Three Notes on Jesus’ Son
by a contributor
Robert Anthony Siegel
My first contact with Denis Johnson’s Jesus’ Son was reading “Steady Hands” when it came out in Esquire. As you know, the story is just a couple of pages of dialogue, almost completely free of the other elements of scene. There is no viewpoint character, which means that we get no personal history, no thoughts, no memories, and no context. Simply put, a man in some kind of rehab facility shaves a fellow patient because he has the less-shaky set of hands; while he’s at it, the man getting shaved talks a little bit about getting shot by his wife. The story reads like a lost scrap of transcript from some larger investigation into human bewilderment.
I was in an MFA program at the time, obsessed with absorbing what I took to be the rules of story-making, and I was outraged because Johnson’s piece didn’t so much break those rules as simply ignore them, as if they didn’t exist—as if I, the earnest student of those rules, didn’t exist, either. “This isn’t a story!” I bellowed. In retrospect, I think my upset was fueled by the fear that “Steady Hands” might in fact be something else, something more—and the corollary fear, that all stories should aspire to be something more than stories.
I was so confused by “Steady Hands” that I waited years to pick up the collection, but when I finally did, I couldn’t stop reading it. Fuckhead’s voice played dumb, but the stories themselves were very, very smart. Fragmentation, concision, radical jumps in time, highly intuitive narrative structures: it seemed impossible to imagine a truer way to talk about the world. The stories were so artfully contrived that they managed to point out the artifice of storytelling—the story as Yeats’ mechanical bird—while at the same time feeling utterly natural, improvised, artless: something told to you by a stranger in the laundromat, or read in a pamphlet handed to you on the subway by a dirty hand.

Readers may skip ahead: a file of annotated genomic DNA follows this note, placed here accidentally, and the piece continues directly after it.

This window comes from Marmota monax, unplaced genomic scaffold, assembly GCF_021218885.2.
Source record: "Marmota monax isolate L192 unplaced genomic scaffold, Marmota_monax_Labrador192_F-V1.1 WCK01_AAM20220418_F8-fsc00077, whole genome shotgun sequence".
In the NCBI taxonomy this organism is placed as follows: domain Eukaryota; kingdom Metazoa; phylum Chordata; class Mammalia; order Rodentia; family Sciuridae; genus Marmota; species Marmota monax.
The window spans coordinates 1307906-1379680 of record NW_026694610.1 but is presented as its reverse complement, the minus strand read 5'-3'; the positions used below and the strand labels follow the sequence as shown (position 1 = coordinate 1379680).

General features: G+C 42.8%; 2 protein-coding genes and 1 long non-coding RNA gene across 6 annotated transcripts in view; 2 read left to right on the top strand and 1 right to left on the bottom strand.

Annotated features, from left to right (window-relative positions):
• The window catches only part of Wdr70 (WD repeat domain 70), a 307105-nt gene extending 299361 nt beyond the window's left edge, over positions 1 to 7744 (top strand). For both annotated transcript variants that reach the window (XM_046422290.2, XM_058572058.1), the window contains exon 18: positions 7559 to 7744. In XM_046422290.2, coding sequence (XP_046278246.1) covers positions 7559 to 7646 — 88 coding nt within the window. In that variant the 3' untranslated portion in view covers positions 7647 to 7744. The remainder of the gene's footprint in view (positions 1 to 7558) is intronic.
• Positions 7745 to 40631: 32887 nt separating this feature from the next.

For years I thought of Jesus’ Son as hipster stuff, cutting-edge narrative from the underground. It’s only since moving to the South, with its church signs and fire-and-brimstone radio shows, that I’ve realized how old the book is at its heart, a sort of postmodern remake of Bunyan’s Pilgrim’s Progress. Simply put, I’ve come to understand that the title isn’t only a nod to Andy Warhol’s favorite band: Jesus’ Son really is about salvation. There is the overarching narrative, for one, a totally earnest story of addiction and recovery. And then there is the direct engagement of the stories themselves with saving and being saved. Think of “Car Crash While Hitchhiking,” in which Fuckhead turns down humanity’s (hallucinated) plea for help; “Work” in which a naked woman parasails over a blasted subdivision like an angel of mercy; and “Emergency” in which, after a particularly destructive night, Fuckhead’s fucked-up co-worker from the hospital announces to the AWOL hitchhiker they plan to drive to Canada in their busted van, “I save lives.”
Johnson is way too smart to lean on religious doctrine of any kind, or otherwise attempt to substitute ideas for truth. The beauty of the collection is that it manages to channel the simplicity of Fuckhead’s yearning while simultaneously capturing the complexity of his experience. Each story takes the theme of salvation and turns it around and around, redefining it from every possible angle, positive, negative, ironic, and illusory. “Work,” for example, is about a day spent stripping copper wire from an abandoned house, an experience that allows Fuckhead to tentatively imagine the possibility that ordinary work and the loveliness of the sky and the river might be sufficient for life. But it is also about the glory of making enough in one shot to get royally fucked up—of being, in other words, saved from that other life. The story’s strange power comes from the fact that it refuses to disentangle those two salvations, that it recognizes both their opposition and their kinship.
Robert Anthony Siegel has been alternately confused and inspired by Jesus’ Son for a long time. His web site is robertanthonysiegel.com.